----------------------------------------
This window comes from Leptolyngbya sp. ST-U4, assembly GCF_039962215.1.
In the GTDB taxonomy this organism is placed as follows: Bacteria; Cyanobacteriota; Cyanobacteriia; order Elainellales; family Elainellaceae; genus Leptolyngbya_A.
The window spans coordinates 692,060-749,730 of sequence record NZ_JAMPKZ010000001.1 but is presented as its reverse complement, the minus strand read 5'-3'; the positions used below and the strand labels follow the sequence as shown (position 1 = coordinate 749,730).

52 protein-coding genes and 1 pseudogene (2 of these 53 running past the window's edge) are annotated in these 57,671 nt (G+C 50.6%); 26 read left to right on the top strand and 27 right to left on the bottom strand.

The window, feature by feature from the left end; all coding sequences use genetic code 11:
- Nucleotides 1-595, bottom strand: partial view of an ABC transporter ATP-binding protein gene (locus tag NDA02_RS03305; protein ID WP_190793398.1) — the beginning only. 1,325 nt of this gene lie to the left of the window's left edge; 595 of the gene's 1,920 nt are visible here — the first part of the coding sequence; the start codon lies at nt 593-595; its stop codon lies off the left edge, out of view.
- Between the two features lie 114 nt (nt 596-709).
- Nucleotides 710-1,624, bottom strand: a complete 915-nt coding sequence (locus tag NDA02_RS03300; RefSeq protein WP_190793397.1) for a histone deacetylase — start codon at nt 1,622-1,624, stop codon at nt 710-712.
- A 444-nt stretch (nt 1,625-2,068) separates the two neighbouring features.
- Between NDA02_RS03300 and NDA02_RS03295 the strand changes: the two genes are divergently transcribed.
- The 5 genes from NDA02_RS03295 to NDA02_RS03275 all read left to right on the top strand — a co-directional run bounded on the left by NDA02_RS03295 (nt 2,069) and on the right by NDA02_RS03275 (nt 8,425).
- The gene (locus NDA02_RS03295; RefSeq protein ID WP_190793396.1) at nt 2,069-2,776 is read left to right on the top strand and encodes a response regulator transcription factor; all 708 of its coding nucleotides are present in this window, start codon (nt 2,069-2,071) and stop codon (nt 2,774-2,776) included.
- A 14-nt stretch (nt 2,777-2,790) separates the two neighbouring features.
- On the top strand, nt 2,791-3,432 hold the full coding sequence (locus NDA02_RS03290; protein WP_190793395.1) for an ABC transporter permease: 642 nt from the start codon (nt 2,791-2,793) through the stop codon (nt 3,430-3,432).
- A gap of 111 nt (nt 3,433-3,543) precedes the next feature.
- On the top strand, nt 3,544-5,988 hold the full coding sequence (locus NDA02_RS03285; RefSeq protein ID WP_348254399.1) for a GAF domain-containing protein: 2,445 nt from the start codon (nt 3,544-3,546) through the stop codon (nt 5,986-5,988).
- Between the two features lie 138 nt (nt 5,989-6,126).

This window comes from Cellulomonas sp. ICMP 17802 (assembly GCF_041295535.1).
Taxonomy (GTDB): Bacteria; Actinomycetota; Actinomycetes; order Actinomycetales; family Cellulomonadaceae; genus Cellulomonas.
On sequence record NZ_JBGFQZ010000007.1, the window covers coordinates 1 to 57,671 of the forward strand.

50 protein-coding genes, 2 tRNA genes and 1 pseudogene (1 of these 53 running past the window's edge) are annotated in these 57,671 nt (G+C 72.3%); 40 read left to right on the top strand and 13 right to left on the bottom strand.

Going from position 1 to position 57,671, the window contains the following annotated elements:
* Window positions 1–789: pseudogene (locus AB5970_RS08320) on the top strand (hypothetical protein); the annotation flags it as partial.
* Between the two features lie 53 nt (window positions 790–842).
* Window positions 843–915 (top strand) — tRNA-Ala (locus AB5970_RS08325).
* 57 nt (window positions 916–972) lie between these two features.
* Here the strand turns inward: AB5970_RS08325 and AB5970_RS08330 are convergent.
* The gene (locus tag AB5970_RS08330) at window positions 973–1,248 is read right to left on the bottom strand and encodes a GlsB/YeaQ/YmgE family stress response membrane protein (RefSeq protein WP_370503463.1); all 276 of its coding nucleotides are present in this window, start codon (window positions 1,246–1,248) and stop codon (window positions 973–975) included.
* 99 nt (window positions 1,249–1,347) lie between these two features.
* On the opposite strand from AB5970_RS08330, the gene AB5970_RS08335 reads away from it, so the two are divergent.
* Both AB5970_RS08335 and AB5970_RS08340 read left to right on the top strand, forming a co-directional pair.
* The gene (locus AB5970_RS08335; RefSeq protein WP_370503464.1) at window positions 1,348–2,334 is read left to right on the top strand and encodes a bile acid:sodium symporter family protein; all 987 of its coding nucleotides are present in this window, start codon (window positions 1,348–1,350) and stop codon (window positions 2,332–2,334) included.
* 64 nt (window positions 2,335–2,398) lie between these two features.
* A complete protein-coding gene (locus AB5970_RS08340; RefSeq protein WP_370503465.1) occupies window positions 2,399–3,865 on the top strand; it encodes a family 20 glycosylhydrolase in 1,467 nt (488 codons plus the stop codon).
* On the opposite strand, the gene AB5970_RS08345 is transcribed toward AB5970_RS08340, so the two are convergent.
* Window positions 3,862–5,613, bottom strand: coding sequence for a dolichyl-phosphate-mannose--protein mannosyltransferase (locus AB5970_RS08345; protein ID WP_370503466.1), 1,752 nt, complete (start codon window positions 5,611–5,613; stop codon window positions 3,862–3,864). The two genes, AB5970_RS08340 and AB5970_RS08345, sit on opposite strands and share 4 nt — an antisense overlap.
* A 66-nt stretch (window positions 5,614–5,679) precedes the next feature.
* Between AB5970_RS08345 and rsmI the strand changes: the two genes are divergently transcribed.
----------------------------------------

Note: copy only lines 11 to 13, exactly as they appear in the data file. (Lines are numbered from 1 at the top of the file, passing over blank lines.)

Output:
- The 5 genes from NDA02_RS03295 to NDA02_RS03275 all read left to right on the top strand — a co-directional run bounded on the left by NDA02_RS03295 (nt 2,069) and on the right by NDA02_RS03275 (nt 8,425).
- The gene (locus NDA02_RS03295; RefSeq protein ID WP_190793396.1) at nt 2,069-2,776 is read left to right on the top strand and encodes a response regulator transcription factor; all 708 of its coding nucleotides are present in this window, start codon (nt 2,069-2,071) and stop codon (nt 2,774-2,776) included.
- A 14-nt stretch (nt 2,777-2,790) separates the two neighbouring features.